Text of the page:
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With the money in hand, they demolished an old concrete leviathan and replaced it with a modern glassy bubble.

By now, the Shaw Centre by the Rideau Canal was supposed to be turning a profit of $6 million a year on $26 million in revenues, according to the business case for the publicly funded reconstruction it undertook a decade ago. The centre hasn’t published an annual report yet for past year, but its financials are included in the provincial government’s public accounts, detailed statements for all the government’s ministries and agencies recently tabled in the legislature.“While the centre is expected to be able to meet its obligations relating to its ongoing operations as they come due, the centre does not expect to have sufficient cash on hand to make this payment in addition to meeting its other liabilities,” say the centre’s financial statements for the 2016-17 fiscal year. The province owns the Shaw Centre — convention centres are typically public, sort of like business-oriented community centres — as a Crown corporation.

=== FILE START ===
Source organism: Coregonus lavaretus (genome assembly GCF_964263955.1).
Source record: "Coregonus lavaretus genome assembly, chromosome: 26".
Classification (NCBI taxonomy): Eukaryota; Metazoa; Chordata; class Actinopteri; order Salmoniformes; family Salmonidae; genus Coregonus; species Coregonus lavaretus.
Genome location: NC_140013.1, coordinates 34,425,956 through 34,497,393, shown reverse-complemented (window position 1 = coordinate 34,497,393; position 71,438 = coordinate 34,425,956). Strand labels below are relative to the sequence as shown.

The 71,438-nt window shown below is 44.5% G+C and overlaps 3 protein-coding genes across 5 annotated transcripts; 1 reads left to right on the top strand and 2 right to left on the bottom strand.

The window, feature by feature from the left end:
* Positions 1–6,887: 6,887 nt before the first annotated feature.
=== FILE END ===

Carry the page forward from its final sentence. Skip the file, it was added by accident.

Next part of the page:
The province is also the centre’s biggest creditor.

Gathering our jangled wits, we made a tactical retreat to the corner of the store, sipped some chamomile tea, took some deep breaths and tried not to think about politics. ” I wondered aloud when we finally made it back to the room.

“Probably eat a cocktail of Valium and LSD and go on a bender down Sunset Boulevard to see how many cops he could antagonize before he got arrested.” “That sounds awful,” said my friend, from her strategically recumbent position underneath a fuzzy blanket. “Do you want to watch the video where the little pig goes down the stairs?

But through the provincial government, we taxpayers own the thing anyway. In exchange, the Toronto centre turns over at least $2.5 million a year from its profits.

Much more, in a good year — it’s up to .5 million in those payments.

Now the debt is up over million and that -million payment is on the horizon.

They’re working on it, says chief executive Nina Kressler.

Ottawa’s convention centre won’t be able to make a -million payment on a loan it still owes for its construction, the centre’s bosses have told the provincial government.

The payment is due next September, after a five-year break from payments on what started as a -million loan but has grown to nearly million.

We had underestimated the strength of the breakfast coffee.

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